Is it all a hoax? Is the whole saga—👩❤️✈️, Holden has taken to abbreviating his caught flight-feelings—the work of people simply looking to boost their careers? Is this tale of lofty love, during a time of deep anxiety about what is real and what is not—a time of Photoshop, of “fake news,” of “infopocalypse,” of fake love on The Bachelor, of fake decisions on House Hunters, of fake heroines on YouTube—just another reminder of the fact that, as Vox recently put it, “your reality is an interpretation”?

What’s striking, in the maybe-romance of these maybe-strangers, is that those questions are pretty much irrelevant to the story itself. Because the authors of this particular tale, with an efficiency that would impress even the most ardently post-y of the post-structuralists, quickly got lost in the bigger one. Whether the result of clever hoaxery or massive coincidence—or even, as the rom-comically inclined might have it, of fate—the specific saga of Helen and Euan got subsumed within the broader one: the one that is collective, and messy, and meme-ified. Rosey Blair and Houston Hardaway ceded their story to Twitter, to the Today show, to Good Morning America. The individual authors got dissolved, as it were, into the author-function.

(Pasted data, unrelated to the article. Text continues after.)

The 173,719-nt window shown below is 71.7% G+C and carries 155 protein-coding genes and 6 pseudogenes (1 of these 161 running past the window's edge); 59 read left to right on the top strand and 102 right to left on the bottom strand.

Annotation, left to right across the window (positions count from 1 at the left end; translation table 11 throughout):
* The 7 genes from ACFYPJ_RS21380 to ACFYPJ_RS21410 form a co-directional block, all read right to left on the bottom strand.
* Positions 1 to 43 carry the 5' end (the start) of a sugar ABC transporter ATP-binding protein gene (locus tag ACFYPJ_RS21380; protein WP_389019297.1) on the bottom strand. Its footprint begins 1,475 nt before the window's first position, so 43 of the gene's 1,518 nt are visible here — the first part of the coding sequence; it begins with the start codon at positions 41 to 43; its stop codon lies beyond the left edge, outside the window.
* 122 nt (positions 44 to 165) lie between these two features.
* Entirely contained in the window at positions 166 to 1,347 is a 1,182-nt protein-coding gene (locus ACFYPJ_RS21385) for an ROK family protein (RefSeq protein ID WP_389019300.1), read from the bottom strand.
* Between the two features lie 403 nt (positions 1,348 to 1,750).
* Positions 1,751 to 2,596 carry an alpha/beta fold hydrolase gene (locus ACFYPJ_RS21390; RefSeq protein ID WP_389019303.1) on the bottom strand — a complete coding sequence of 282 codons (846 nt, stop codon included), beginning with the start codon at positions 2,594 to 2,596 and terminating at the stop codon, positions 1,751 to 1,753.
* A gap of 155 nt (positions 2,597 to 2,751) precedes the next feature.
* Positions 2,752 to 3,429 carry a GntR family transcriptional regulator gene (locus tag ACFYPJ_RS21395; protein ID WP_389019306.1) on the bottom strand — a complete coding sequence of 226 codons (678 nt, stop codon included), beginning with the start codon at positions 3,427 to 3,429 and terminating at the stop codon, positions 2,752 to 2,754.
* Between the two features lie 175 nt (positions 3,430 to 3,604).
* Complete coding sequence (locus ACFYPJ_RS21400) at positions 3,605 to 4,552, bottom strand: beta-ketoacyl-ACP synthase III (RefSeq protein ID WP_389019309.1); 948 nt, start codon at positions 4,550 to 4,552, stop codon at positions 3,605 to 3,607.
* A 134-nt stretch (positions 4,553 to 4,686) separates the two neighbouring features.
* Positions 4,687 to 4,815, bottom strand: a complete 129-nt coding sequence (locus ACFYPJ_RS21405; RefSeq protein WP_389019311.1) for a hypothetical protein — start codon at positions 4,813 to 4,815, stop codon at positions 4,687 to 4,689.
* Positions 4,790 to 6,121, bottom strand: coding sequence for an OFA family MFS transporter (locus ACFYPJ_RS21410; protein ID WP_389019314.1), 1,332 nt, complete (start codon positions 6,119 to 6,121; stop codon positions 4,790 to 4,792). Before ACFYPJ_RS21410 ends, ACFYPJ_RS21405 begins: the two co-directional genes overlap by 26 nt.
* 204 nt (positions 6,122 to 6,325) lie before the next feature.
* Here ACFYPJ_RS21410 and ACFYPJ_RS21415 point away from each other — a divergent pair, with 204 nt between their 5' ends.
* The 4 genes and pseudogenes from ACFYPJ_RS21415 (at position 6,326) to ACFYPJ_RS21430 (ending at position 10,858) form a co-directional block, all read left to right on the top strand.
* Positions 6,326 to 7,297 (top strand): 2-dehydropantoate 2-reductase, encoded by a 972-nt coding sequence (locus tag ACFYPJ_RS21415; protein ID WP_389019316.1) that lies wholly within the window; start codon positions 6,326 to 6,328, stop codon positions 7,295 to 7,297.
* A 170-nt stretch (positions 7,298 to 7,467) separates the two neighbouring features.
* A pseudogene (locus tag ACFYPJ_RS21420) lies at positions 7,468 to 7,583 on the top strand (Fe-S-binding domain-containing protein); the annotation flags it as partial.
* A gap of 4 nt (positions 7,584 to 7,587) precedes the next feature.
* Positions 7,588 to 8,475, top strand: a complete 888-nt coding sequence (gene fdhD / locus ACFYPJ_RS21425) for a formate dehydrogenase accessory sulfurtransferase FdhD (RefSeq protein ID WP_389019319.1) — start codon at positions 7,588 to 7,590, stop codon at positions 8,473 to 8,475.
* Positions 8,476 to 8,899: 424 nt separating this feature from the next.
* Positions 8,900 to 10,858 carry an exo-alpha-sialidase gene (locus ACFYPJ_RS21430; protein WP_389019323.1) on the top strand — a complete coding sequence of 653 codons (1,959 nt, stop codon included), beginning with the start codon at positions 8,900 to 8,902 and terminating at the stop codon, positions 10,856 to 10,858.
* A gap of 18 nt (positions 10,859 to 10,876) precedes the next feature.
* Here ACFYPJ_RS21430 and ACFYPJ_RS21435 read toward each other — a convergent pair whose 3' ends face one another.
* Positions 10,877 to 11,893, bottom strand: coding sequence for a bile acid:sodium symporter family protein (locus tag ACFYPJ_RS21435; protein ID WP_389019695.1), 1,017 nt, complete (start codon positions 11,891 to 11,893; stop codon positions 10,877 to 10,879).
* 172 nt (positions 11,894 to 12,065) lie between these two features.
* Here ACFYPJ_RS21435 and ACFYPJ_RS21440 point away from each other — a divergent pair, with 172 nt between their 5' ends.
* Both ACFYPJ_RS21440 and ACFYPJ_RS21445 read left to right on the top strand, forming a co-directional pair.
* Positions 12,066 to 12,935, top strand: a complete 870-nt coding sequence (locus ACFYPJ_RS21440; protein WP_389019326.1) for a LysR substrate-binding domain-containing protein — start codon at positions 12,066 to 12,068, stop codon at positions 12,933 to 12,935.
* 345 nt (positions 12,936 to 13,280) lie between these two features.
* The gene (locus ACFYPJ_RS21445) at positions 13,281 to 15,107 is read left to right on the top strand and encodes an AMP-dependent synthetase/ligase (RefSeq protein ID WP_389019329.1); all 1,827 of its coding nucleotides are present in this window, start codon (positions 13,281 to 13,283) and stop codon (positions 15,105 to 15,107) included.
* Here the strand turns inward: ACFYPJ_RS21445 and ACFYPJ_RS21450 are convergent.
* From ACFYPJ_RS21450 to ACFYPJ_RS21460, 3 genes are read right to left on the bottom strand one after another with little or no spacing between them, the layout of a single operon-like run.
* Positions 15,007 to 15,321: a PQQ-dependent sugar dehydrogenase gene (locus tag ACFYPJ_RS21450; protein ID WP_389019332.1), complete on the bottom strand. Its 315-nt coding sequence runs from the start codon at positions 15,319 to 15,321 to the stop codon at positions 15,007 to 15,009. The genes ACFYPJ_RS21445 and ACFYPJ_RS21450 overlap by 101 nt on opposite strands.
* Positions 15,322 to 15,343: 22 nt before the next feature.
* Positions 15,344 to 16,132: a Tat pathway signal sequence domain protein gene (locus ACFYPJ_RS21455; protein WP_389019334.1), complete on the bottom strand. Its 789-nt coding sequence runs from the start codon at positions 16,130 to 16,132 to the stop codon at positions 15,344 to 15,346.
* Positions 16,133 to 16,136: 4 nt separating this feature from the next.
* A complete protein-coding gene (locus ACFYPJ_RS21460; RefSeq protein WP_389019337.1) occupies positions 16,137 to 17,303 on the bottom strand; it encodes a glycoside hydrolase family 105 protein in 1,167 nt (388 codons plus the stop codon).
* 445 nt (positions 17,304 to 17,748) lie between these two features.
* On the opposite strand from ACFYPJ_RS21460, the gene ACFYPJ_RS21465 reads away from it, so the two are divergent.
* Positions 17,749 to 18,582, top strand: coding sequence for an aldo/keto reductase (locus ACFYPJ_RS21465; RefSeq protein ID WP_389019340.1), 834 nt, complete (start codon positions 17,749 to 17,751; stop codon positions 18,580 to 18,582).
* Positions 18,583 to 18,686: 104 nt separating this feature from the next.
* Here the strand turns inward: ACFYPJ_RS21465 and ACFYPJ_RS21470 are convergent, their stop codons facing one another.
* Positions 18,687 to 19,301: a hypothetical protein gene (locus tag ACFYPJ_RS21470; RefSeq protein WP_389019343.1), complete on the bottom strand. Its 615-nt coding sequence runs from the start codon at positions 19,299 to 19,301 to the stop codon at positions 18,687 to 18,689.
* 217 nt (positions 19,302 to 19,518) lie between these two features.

That collective authorship is in some ways a deeply wonderful thing, a reminder of how powerful people’s impulses can be, despite the assorted awfulnesses on offer on the internet, to enforce human connection. But it’s in other ways a deeply cynical thing. Fake, fate, fame: The weight of mass attention once again had its predictable flattening effect. It converted Helen and Euan, the people, into Helen and Euan, the memes. It took the flimsy and serendipitous delights of their initial meeting and turned them, with the ruthlessness of media churn, into a money-making proposition. As Blair and Holden made their appearances on the morning shows—as they cheerfully sold their story and also themselves—they served as reminders: Even whimsy, these days, will be commodified. These commercial delights will have commercial ends.

There was one person, notably, who resisted those inertias: Helen herself. Helen—her last name remains unknown—has been conspicuously absent from the #PlaneBae saga after its initial publication, seemingly resisting the Warholian tug of the American media. And yet: Even despite her resistance, Helen was pulled into the story. She, too, was meme-ified. She, too, was flattened. She, too, was used. “She’s a very, very, very lovely girl,” Euan Holden said, of his maybe-new-love-interest, during his interview on the Today show. “Very attractive, very beautiful.” He added: “And has a lot to say for herself.”

At which point the narrator NBC had appointed for its lighthearted segment on this “Modern Fairy Tale,” perhaps anticipating viewers’ reasonable query about the whereabouts of that tale’s appointed princess, interjected via voiceover: “Helen preferred not to be interviewed for this story.”

We want to hear what you think about this article. Submit a letter to the editor or write to letters@theatlantic.com.